The invitation card arrived a few weeks ago inviting me to the Oriel Myrddin Gallery at Carmarthen on the 8th March, to the opening of Bryn Ogwr, an exhibition of photographs by my cousin Anthony Stokes and paintings by his partner Jacqueline Poncelet. At the last moment I was unable to attend but decided that on the following Wednesday I would attend a talk at the gallery which Anthony was going to present; second time fail, I missed the train and the next one would have been too late for me to arrive on time. A week later, on the 19th March Anthony’s partner Jacqueline was to give a talk so decided I’d attend that and duly caught the 11.59 train from Bridgend to Carmarthen which would give me time to view the joint exhibition before listening to Jacqui’s presentation.
A descriptive leaflet about the exhibition was available and I make no excuses for quoting directly from it: “Bryn Ogwr is the name of the house in Cwm Ogwr (Ogmore Vale) where Jacqueline Poncelet and Anthony Stokes live and work. The two separate bodies of recent work were made at Bryn Ogwr. They both respond directly to their surrounding land and landscape.”
“Anthony moved to South Wales in 2001 and quotes ‘I’ve always taken photographs, family snaps and records of my work with artists over three decades, but when I came here I began to make pictures with my camera. I revisited places I remembered, and recorded how they have changed.’ “
“Jacqueline arrived at Bryn Ogwr five years ago. Following her training at the RCA she worked as a potter, but found her practice in that context was constrained. Sculpture, painting, installation and commissions with textiles and in the built environment followed. Her response to Bryn Ogwr has been through painting.”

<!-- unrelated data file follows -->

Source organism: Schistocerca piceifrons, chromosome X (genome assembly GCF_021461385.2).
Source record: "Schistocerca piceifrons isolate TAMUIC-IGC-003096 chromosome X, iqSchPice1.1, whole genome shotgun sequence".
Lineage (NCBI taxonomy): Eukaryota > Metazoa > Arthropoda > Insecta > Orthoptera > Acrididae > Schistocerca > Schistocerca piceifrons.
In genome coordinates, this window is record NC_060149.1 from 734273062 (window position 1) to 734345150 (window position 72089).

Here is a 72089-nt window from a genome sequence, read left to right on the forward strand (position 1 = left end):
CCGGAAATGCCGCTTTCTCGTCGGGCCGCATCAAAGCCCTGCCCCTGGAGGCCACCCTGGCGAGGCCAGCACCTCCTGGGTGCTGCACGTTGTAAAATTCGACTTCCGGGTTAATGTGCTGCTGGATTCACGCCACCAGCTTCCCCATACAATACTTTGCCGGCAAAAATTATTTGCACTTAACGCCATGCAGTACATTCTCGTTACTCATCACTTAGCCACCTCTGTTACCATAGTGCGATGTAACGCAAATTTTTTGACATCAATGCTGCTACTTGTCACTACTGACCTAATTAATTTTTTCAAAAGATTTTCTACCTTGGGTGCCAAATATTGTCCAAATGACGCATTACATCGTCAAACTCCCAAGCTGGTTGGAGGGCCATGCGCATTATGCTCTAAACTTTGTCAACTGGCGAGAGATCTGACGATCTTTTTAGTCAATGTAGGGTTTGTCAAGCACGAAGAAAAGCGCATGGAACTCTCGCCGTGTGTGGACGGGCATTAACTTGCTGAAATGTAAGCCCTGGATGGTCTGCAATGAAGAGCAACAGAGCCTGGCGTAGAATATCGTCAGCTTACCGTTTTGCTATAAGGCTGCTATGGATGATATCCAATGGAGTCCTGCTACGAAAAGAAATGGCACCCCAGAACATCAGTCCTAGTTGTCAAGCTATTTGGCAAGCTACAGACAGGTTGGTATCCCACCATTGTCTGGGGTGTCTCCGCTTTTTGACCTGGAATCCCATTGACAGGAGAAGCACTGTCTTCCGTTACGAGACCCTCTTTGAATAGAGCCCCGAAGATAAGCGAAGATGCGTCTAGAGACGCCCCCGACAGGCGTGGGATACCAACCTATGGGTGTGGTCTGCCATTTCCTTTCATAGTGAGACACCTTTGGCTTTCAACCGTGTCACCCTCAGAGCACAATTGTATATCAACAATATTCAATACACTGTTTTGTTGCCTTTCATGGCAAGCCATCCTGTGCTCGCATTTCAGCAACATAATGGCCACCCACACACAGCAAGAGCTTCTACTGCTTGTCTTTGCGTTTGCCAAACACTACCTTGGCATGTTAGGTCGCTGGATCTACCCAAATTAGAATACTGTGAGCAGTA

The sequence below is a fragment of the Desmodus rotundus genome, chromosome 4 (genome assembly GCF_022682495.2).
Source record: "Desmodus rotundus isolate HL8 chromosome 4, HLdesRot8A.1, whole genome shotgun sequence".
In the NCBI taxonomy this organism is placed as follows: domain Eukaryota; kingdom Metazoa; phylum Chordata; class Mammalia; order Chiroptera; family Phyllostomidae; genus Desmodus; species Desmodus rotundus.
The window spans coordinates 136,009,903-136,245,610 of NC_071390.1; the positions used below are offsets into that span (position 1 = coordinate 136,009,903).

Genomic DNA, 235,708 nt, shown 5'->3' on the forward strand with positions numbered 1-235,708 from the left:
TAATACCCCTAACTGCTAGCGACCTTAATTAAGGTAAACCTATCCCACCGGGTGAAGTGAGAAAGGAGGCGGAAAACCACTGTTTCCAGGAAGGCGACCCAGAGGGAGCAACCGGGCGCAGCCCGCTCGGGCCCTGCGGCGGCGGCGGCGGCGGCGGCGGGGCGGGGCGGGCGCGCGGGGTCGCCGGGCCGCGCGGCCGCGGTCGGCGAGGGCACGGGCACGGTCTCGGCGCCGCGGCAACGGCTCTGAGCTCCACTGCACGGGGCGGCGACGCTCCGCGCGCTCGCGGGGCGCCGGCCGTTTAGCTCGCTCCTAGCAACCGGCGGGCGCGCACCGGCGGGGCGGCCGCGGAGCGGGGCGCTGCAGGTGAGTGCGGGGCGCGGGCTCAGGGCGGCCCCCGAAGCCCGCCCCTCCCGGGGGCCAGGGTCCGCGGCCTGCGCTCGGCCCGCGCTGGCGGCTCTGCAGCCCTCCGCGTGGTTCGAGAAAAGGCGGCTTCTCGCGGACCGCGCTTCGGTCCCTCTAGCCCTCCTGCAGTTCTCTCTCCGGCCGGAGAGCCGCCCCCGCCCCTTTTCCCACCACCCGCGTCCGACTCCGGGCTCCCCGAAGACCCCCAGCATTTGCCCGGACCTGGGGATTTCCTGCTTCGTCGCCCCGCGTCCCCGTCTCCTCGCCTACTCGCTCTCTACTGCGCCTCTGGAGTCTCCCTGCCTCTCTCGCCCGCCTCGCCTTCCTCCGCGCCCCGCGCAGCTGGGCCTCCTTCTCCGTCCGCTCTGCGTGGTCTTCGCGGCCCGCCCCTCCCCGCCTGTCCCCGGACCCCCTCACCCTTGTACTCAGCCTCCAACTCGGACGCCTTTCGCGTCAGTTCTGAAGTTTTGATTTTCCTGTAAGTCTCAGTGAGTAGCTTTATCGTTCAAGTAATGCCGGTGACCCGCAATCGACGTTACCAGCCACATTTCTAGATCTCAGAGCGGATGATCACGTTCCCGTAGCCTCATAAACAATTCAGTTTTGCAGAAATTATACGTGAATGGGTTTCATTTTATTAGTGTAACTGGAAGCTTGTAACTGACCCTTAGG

Now I must confess to knowing very little about Jacqui, I was first introduced to her a number of years ago but had no idea what she did in life. And so it was I found myself listening to her talk, very eloquently presented in her gentle manner and I gathered a little insight into her work. I decided that on my return home I must do a little internet research, as clearly she seemed to be fairly prominent in the art world. Later on, at the station, whilst waiting for the train home I chatted to two students who had been at the talk and they told me of the amazing artwork for which Jacqui had been responsible. I confessed my ignorance but they told me to type her name into a search engine and take a look at some of her achievements.
I have to say I was a little surprised when I saw some of her major works, but the masterpiece of all which I shall leave you with is her massive work Wrapper at Edgware Road tube station; at 1500 square metres it is Europe’s largest vitreous enamel artwork. Copyright restrictions prevent me from reproducing the photographs on this page, but please follow the link, it really is very impressive.